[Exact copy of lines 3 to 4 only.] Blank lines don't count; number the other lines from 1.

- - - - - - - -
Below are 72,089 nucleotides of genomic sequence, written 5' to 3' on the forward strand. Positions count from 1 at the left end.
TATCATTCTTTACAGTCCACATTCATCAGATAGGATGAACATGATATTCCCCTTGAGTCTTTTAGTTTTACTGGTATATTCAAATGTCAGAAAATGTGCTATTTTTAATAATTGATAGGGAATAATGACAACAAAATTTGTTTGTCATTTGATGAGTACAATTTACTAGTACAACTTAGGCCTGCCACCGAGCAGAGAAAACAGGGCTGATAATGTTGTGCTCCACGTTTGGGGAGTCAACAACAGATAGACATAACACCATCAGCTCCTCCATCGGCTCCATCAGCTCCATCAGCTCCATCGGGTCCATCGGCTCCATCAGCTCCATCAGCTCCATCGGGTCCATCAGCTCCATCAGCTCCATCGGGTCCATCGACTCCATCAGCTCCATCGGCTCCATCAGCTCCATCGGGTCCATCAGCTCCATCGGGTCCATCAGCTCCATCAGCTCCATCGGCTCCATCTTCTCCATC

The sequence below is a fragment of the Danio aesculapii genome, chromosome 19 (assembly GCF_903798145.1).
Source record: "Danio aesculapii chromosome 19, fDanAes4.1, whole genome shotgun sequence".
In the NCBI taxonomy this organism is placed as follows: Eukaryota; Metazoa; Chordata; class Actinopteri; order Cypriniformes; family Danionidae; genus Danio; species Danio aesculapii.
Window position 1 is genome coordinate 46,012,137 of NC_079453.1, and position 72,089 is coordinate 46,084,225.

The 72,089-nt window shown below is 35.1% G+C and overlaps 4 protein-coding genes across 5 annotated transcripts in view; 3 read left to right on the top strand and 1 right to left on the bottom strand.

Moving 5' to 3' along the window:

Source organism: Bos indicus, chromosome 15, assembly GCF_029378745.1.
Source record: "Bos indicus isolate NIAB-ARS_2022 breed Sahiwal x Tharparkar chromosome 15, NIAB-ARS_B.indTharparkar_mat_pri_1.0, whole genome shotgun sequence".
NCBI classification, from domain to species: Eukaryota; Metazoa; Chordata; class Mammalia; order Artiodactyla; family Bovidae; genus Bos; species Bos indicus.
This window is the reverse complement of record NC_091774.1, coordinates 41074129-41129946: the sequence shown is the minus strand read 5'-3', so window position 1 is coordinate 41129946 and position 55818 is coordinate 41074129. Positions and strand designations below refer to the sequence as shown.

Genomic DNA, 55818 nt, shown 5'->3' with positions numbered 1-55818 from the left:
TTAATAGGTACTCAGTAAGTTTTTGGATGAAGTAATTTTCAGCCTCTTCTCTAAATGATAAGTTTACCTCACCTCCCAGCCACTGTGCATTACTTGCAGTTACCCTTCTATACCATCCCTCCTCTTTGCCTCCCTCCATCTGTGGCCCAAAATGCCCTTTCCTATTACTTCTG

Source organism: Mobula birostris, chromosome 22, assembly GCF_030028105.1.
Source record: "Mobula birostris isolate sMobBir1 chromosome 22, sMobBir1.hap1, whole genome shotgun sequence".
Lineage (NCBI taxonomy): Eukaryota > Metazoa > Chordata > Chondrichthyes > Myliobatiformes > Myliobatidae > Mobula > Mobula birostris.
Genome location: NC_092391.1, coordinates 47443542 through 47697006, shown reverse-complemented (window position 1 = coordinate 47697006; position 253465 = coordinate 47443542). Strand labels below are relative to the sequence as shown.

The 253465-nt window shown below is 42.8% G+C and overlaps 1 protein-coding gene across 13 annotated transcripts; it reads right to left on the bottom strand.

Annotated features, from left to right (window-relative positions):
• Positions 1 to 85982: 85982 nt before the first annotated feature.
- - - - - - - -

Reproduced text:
The sequence below is a fragment of the Danio aesculapii genome, chromosome 19 (assembly GCF_903798145.1).
Source record: "Danio aesculapii chromosome 19, fDanAes4.1, whole genome shotgun sequence".